The seasonal produce available in Ohio expands as we head into June, providing cooks with a greater variety of options: cabbage, collards, endive, kale, peas, spinach and strawberries. June also is the beginning of the season for a quirky little vegetable, the beet.
Fresh, raw beets are high in vitamin C, iron, magnesium, folate and potassium. To purchase the best fresh beets, look for them with the tops still attached. The tops should be bright green and show no wilting or yellowing. A fresh top means a fresh beet.
Look for small or medium-sized roots with a uniform shape and firm, smooth flesh. Avoid beets that seem too woody or are breaking out in hairy root tips-these are going to be tough.
You can store beets for up to a week in the refrigerator, but first cut off the green top about an inch above the root. The tops don't keep as long and can encourage decay. (Tip: beet greens are edible, too, and rather mild. Consider a sauté tossed in some pasta with sun-dried tomatoes and garlic.)
Beets are a welcome addition to the kitchen. They can be roasted, steamed or made into chutney or soups. They also add a bright pop of color when thinly sliced in a salad. To prepare for cooking, scrub the beets, but wait to peel until after cooking-the skin will slough off.
Executive chef Andrew Brannin of the Burgundy Room, 641 N. High St. in the Short North, has supplied his recipe for baby beet carpaccio-a favorite of summer diners.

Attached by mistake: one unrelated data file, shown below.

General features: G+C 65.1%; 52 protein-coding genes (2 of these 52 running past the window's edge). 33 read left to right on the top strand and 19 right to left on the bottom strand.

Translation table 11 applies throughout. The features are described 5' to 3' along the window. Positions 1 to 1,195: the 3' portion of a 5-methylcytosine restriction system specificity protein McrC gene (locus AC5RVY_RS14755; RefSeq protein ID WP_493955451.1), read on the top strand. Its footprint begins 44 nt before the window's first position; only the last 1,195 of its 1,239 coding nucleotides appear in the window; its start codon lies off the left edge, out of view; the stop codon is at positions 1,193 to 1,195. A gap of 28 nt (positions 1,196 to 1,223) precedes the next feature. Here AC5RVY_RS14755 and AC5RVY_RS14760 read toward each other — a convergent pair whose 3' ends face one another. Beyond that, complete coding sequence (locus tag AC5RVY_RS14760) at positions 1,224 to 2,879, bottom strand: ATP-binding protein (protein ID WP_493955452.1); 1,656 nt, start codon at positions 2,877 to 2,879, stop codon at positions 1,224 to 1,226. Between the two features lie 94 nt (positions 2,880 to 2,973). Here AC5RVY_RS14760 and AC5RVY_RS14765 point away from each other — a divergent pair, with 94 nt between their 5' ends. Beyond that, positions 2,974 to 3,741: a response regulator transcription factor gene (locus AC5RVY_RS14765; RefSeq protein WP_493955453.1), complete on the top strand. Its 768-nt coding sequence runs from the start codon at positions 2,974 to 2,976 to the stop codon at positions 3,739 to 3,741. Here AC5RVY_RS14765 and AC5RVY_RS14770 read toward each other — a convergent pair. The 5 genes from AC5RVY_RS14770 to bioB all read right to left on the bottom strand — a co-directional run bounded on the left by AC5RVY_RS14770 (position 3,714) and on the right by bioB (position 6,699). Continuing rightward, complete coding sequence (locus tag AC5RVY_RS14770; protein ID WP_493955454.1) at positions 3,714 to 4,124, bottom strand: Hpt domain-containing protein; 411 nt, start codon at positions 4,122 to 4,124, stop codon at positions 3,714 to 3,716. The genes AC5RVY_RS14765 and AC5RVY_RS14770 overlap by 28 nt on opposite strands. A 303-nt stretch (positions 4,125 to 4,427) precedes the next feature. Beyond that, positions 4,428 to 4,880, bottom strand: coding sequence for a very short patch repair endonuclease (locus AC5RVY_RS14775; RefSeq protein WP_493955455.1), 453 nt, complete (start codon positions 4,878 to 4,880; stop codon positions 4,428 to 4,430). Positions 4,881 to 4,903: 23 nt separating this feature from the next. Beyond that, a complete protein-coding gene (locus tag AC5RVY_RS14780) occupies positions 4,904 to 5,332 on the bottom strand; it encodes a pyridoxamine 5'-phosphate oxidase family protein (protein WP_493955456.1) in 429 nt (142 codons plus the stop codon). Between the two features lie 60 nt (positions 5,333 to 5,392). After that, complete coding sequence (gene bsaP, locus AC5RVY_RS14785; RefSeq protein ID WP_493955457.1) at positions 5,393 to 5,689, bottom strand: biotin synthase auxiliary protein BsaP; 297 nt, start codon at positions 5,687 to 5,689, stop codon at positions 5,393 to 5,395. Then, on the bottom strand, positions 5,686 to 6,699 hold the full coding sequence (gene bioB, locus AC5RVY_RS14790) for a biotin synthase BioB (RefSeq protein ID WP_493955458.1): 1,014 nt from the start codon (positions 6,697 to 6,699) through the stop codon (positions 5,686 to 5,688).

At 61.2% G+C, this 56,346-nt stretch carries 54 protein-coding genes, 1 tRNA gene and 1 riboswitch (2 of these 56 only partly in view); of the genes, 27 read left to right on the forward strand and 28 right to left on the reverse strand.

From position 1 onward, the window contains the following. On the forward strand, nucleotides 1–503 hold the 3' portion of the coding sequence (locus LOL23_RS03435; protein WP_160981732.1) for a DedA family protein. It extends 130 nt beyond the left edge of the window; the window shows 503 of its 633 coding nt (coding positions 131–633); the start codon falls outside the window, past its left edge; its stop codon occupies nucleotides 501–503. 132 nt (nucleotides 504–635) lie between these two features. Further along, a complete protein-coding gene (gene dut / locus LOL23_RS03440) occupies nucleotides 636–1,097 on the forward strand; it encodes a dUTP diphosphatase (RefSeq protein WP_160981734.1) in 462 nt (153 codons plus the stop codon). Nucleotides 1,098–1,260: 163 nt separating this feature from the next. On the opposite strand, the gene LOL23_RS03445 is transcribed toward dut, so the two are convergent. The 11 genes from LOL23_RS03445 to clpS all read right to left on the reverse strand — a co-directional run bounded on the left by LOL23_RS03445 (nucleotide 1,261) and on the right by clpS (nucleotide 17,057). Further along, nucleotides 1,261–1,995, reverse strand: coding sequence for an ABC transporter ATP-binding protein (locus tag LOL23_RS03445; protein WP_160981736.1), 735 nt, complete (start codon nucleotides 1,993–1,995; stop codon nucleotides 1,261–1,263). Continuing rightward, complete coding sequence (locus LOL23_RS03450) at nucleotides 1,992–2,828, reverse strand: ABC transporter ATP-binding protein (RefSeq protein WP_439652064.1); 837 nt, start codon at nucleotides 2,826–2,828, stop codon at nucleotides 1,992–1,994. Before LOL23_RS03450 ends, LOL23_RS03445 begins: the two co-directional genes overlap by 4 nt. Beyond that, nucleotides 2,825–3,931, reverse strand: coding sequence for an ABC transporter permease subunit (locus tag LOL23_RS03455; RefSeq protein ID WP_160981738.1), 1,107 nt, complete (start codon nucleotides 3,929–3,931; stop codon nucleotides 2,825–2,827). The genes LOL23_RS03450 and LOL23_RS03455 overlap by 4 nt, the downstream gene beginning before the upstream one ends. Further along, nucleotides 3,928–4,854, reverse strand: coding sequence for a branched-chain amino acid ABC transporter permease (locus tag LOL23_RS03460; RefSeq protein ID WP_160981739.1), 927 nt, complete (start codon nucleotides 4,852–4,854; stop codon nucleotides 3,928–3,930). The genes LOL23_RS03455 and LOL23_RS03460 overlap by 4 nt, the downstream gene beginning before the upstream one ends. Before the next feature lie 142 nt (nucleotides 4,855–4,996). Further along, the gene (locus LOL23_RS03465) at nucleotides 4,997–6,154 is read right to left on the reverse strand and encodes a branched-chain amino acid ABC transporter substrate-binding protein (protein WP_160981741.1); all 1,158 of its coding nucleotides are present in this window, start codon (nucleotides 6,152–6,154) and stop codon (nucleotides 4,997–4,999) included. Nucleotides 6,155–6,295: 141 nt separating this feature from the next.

Baby beet carpaccio (serves two)
3 baby golden beets
3 baby red or chioggia beets (two-tone, red and white when sliced)
2 small radishes
4 ounces chevre
3 ounces micro greens (baby salad greens)
1 to 2 ounces of lemon oil
4 tablespoons red wine vinegar
sea salt and fresh coarse ground black pepper (to taste)
Shave the beets and the radishes thinly with a mandolin slicer (you want to be able to see light through slices).
On a chilled plate, slightly overlap one slice of red beet, one slice of golden beet and one slice of radish. Continue this until you have covered the entire plate.
Using a microplane or box grater, zest the orange and reserve.
In a small mixing bowl, combine the vinegar, half of the zest and lemon oil (you want a light dressing, so a minimal amount of oil is needed). Whisk to combine.
Toss the micro greens in the dressing and place in the center of the beets. Sprinkle the sea salt and pepper on the beets and micro greens. Lightly drizzle some lemon oil and the remaining orange zest on the beets. Crumble the cheese over the plate.